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A French-Inspired Garden and Home by Judith Stringham

Mirror Updates to French Country

Thursday, January 11, 2024

Homes change over the years due to routine maintenance, upgrading appliances, freshening paint, changing tastes, and finding what you have been wanting for years. The mirror in my half-bath powder room started as American Country style that eventually was replaced with a new French Country style mirror. 

After years of searching and intermediate changes along the way, the half-bath has a French Country mirror I love. This post is for all of you who still long for changes in your home. Don't give up. The journey may take turns and twists, but little-by-little you can achieve the home you dream.  

Take a look at my journey from American Country mirror to the French Country mirror shown above. I've tried to include photos with the same views into the half-bath so you can see how the mirror changes over the years looked in the bathroom from the same perspectives. 

Mirror Updates
merican Country to French Country

Here's where the guest half-bath started when we built our dream home in the countryside decades ago. 

An antique pine mirror once was part of an antique pine wash stand, but when I found the mirror in Forney, Texas at an antique store, the wash stand was no where to be seen. I liked the mirror with its curved top and carved designs. So, I bought it without a wash stand base trusting I could find a compatible wash stand or chest to use with the mirror. 

After a little more searching that day, I found this antique pine chest with hand-carved doors. Its marble top was broken which convinced me I would not be damaging an antique by putting a sink in the chest. It would be okay to use the chest as a vanity in the guest half-bath and to cut a hole in the back for the water lines to attach to a sink. And, the broken marble made the price of the chest an even better buy! 

We bought an inexpensive cultured marble countertop in which to insert a blue ceramic sink with plans in the future to replace the top with marble. Here we are decades later with the same cultured marble countertop. There was always something else with a more pressing need to repair, to replace, or to add to the house. 

I may have learned to love the vanity's fake marble top, but when French country style captured my heart while visiting France multiple times chaperoning high school students, I dreamed of a beautiful wood carved French Country mirror for the guest bathroom. 

Seven years ago, I updated the guest bathroom by painting the wood trim and pine wainscoting white. I found almost my dream French country mirror at the same time. The mirror was a dark metal mirror, but has a beautifully carved top in French country style. I painted it white and hung it above the pine vanity.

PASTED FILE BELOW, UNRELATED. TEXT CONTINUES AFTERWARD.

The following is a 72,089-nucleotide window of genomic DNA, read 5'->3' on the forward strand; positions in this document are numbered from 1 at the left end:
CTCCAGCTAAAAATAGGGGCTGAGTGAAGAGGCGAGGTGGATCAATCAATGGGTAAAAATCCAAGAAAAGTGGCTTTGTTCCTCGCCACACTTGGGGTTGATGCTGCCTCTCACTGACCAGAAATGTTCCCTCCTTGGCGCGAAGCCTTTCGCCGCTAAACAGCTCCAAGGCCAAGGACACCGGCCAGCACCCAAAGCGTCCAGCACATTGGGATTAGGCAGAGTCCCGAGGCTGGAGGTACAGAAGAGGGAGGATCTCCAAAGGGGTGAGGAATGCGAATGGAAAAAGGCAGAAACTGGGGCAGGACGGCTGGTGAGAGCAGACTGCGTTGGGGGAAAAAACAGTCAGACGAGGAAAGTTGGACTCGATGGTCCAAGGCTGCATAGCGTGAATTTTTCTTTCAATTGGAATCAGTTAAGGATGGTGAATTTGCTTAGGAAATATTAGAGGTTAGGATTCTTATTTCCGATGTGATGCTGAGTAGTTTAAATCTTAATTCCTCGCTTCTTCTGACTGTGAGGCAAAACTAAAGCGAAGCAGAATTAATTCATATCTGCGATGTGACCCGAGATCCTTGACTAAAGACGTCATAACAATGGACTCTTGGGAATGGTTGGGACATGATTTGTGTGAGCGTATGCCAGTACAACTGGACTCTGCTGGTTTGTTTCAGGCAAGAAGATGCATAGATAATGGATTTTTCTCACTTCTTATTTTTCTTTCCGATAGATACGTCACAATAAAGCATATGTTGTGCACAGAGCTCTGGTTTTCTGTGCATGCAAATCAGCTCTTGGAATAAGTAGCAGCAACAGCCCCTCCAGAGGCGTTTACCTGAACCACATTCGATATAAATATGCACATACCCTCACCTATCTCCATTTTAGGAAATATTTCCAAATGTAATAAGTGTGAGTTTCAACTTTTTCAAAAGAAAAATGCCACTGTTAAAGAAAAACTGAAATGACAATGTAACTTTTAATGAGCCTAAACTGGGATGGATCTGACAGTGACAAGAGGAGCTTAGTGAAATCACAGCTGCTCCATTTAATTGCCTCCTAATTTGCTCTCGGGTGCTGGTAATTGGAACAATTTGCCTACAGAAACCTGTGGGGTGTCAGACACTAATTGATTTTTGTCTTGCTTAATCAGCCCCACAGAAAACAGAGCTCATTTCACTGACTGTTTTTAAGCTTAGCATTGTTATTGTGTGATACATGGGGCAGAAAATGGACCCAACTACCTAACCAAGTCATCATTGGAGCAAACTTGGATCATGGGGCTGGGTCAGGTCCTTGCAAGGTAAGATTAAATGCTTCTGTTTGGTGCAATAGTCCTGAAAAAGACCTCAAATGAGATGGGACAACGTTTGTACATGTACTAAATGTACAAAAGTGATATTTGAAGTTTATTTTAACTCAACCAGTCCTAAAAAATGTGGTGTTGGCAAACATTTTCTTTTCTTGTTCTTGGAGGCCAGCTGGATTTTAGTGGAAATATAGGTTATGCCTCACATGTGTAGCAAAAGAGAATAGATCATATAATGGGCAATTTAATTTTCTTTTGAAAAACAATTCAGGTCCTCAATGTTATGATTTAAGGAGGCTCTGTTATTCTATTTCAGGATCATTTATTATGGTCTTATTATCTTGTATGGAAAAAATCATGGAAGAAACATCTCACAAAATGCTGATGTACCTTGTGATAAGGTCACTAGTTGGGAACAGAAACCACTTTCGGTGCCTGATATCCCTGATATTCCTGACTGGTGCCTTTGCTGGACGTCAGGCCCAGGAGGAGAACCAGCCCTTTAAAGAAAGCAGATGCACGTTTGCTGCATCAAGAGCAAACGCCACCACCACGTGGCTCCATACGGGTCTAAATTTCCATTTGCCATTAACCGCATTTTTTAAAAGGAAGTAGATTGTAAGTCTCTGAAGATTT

I sold the antique pine mirror to a friend who had just moved into a new home. It was the perfect size to fit into a niche above her fireplace. 

We had to add a new towel bar since the old wooden mirror held the towel bar above the sink. The new bar on the side wall allows for beautiful Christmas towels to be seen while passing by the open door. 

I loved having the new mirror to decorate for Christmas! Eucalyptus stems with sparkly crystal stems added a definite French je ne sais quoi  to greet all our guests during Christmas that year.

Je ne sais quoi literally means "I don't know what." A better translation would be "a quality that cannot be described or easily named." 

A peek into the guest bath with the new French country mirror is similar to a photo of the antique pine mirror so you can compare the photos to see how the new French country mirror made a difference in the guest bath.

I kept searching haphazardly for a wooden carved French country mirror for the half-bath. One fall, we made a special trip to the Round Top Antique Fair in central Texas for the express purpose to buy a wood carved French mirror. We found several beautiful mirrors, but none in my price range exactly like I envisioned. We came home without a mirror, but not empty handed. 

Then while not really looking for a mirror, I found this mirror at Park Hill Collections, a wholesale company, while ordering items for my annual French Country Christmas Event. I ordered a mirror to sell in the pop-up Christmas event, and one of the first customers that year bought it. 

The mirror from the wholesaler was a reproduction, heavily distressed with light gray compound to add layers to the finish. To me, there is a fine line between just enough distress and too much. The mirror had too much distress for me, but was the perfect size, style, wood, and detailed carvings. 

After seeing it in the shop, I decided I could refinish it to become the totally perfect mirror for me.    


After sanding off most of the gray compound, painting the mirror with white paint, and distressing lightly with Rub 'n Buff gold wax, the details of the wood carved mirror were what I was looking for in a French Country mirror. 

The new French Country mirror fills the space better than the previous mirror and adds beautiful se ne sais quoi style even more than the previous mirror. A golden ribbon with fleur de lis hung a small wreath for more French Country style the Christmas after the mirror was added to the guest bath. 

I moved the first French Country style mirror to above the small vanity in my bathroom. The mirror fits that space much better than the mirror it replaced. 

Compare the view into the guest bathroom from outside in the hallway to the similar view of the original pine American Country style mirror to see the difference the updated French Country mirror makes.  

The hunt is over after decades with intermediate updates along the way. The journey was fun, offering mirrors I liked and enjoyed at the time, but now the guest bathroom has a mirror of my dreams.